Serious study of leadership behavior got under way around the same time that Western nations were stumbling toward World War One, and it came to fruition shortly after Nazism and fascism were vanquished in World War Two. In the middle of the twentieth century, as the Information Age and the global Anthropocene (literally “the age of human beings”) dawned in the aftermath of two grotesquely violent world wars, psychologists, historians, religious leaders, and average citizens began asking each other some gut-wrenching questions: “Who in the world do we think we are? What in the world have we done to each other? How in the world can we do better?” By this time, philosophers, social scientists, and visionaries had proposed that there could be useful answers to these questions if we simply took them seriously and worked together to pursue them — in other words, if we could get in the habit of seeking the truth with each other, speaking the truth to each other, and working together in common cause. After all, now that we know we have the power to destroy the earth and end human history, why can’t we create a better world and chart a new path? Perhaps we could forge or find such a path through courage, compassion, continuous learning, and a commitment to the human community.

Though the average human life span in 1950 was more than twice that of people who lived when Aristotle was tutoring little Alexander the Not-Yet-Great, and though most people in the developed world enjoyed the benefits of electricity, rapid transportation, democratic governance, significant leisure time, instantaneous global communication, and indoor plumbing, the vast majority recoiled in horror and disgust over the recent devastation wreaked by followers of authoritarian tyrants driven by racism, nationalism, ancient superstitions, delusions of grandeur, and crackpot ideologies. Out of all that turmoil, social scientists eventually identified universal levels of human need, predictable stages of human development, and other critical factors contributing to the mess we found ourselves in and pointing to strategies for escape to a more humane future. Meanwhile, political leaders from all the world’s major nations agreed to support a new global organization dedicated to peaceful collaboration based on a Universal Declaration of Human Rights. (The League of Nations, an earlier global organization founded right after World War 1, proved toothless and useless. The newer United Nations is also rather toothless but has proved much more useful.)


Despite all we had learned about effective leadership by the middle of the twentieth century, the tragic irony of two world wars and the specter of global annihilation seemed to undermine any sense of optimism about our collective ability to act wisely upon our knowledge. In the aftermath of World War II, as thoughtful women and men reflected on the horrifying destruction wrought by millions following leaders they apparently respected and admired, the whole question of human destiny and its relation to leadership, followership, and citizenship called for redefinition.  In the years since then, at least in the United States, we’ve witnessed a gradual but consistent loss of confidence in our leaders.  Yet upon further reflection, we must also recognize that a loss of confidence does not necessarily signify a loss of long-term faith, and it certainly doesn’t signify a loss of hope.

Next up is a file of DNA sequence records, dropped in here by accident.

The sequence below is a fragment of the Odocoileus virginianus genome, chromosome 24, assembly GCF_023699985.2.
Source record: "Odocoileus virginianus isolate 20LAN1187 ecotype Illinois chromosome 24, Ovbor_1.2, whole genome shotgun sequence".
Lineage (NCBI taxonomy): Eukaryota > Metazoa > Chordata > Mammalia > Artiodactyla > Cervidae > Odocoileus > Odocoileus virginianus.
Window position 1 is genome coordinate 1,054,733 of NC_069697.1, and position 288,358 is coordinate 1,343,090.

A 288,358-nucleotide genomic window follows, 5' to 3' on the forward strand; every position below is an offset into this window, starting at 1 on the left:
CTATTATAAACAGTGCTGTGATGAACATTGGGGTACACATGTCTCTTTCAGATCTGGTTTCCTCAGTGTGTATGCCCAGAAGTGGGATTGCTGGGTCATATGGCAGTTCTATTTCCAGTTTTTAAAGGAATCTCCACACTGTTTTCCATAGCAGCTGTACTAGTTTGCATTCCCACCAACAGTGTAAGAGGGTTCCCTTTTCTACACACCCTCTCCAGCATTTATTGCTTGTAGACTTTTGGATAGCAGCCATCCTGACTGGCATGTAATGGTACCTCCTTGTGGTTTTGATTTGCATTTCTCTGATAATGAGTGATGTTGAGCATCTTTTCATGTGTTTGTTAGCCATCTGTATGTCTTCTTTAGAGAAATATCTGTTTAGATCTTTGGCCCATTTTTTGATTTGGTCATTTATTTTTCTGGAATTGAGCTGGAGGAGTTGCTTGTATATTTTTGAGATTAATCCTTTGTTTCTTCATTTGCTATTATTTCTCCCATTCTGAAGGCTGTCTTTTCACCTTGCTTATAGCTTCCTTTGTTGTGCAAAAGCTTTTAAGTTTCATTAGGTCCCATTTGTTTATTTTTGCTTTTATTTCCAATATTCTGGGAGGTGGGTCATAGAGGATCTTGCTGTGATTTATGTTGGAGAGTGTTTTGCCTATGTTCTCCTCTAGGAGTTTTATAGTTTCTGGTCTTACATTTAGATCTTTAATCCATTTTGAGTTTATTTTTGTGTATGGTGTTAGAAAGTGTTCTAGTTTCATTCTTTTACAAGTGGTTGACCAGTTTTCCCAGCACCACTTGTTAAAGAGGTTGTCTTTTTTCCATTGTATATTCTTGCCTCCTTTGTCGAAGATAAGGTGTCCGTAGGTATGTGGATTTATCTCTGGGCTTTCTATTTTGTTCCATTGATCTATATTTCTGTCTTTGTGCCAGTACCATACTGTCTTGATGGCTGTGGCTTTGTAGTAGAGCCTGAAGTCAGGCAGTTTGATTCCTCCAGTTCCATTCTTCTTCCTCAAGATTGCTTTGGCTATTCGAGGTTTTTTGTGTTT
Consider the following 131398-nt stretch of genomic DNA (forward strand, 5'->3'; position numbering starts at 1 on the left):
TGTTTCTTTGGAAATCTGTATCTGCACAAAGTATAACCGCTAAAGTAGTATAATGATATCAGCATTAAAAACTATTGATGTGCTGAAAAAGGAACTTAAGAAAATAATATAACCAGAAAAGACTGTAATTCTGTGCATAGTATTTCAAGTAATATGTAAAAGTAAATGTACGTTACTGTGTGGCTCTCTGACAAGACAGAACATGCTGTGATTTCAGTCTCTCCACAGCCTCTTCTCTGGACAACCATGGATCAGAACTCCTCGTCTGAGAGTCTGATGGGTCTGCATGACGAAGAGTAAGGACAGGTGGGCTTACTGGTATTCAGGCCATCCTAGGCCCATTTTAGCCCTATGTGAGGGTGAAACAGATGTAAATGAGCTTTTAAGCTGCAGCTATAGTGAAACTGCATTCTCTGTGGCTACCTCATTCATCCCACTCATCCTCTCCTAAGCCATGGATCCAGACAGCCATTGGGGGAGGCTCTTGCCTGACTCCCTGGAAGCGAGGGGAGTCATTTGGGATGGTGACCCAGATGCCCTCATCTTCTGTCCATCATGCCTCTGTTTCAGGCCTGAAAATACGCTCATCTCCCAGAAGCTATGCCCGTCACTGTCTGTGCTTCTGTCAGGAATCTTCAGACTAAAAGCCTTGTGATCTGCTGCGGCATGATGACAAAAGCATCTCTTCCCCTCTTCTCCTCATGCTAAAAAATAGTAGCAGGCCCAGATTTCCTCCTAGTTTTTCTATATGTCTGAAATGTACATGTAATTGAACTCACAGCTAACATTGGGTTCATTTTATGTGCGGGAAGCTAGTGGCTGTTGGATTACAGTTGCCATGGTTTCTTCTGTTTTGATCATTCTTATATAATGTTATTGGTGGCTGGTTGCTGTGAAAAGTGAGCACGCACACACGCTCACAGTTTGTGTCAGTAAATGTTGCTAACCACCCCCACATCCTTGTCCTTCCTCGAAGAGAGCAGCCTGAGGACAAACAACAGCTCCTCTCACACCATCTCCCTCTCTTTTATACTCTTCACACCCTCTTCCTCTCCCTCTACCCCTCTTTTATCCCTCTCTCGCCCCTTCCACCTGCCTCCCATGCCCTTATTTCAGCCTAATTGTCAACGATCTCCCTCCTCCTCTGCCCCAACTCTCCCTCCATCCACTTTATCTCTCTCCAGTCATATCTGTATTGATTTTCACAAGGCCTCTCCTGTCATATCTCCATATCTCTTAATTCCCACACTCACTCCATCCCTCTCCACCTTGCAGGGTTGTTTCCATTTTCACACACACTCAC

Our experience with large-scale mobilization for world war itself has ultimately helped us learn how effective leadership for the common good might possibly work and how the skills and values of effective leadership can be developed.  We’ve also begun to realize that the destructive potential unleashed by world war in the first half of this century reflects an even more powerful creative potential within the human community. Leaders in all times and places are called on to keep hope alive; at this point in human history, leaders need to help us all recognize that if we can destroy ourselves, then we can surely create ourselves as well.


If we wanted to find valid signs of hope and self-renewal in the wake of World War Two, we would have to consider the challenges facing the losers at least as much as those facing the winners.  Without a doubt, the world wars made us all losers in profound ways, but probably the three biggest losers of the Second World War in terms of physical destruction and loss of life were Germany, Japan, and Russia. Russia, of course, was actually on the winning side and did not see any need for a thorough-going renovation of its whole system until more than 40 years after the war. Germany and Japan, however, had to start rebuilding literally from the ground up, salvaging whatever they could from the wreck of their past and integrating it with new ideas for the future. European economies were rebuilt largely through the Marshall Plan, an ambitious program of welfare and reconstruction financed by the United States and named for the American General and Secretary of State George Catlett Marshall. The case of Japanese renewal offers a different but equally intriguing example of leadership and collaboration, particularly but not exclusively within the realm of commercial and industrial development.

As the human parade of generations and millennia has marched on, each transformational epoch is shorter than the one that came before it. The prehistoric era may have featured a million years of human activity. The Agricultural Revolution emerged about 10,000 years ago, the Axial Age about 3,000 years ago, the Renaissance about 600 years ago, the Enlightenment about 350 years ago, the Industrial Revolution around 200 years ago, and the Information Age within the last 100 years. The term “Information Age” applies largely to the emergence of digital technology, which facilitates the gathering, interpretation, and distribution of enormous piles of information. It also refers to the globalization of communication technologies from radio and television to the Internet and cell phones.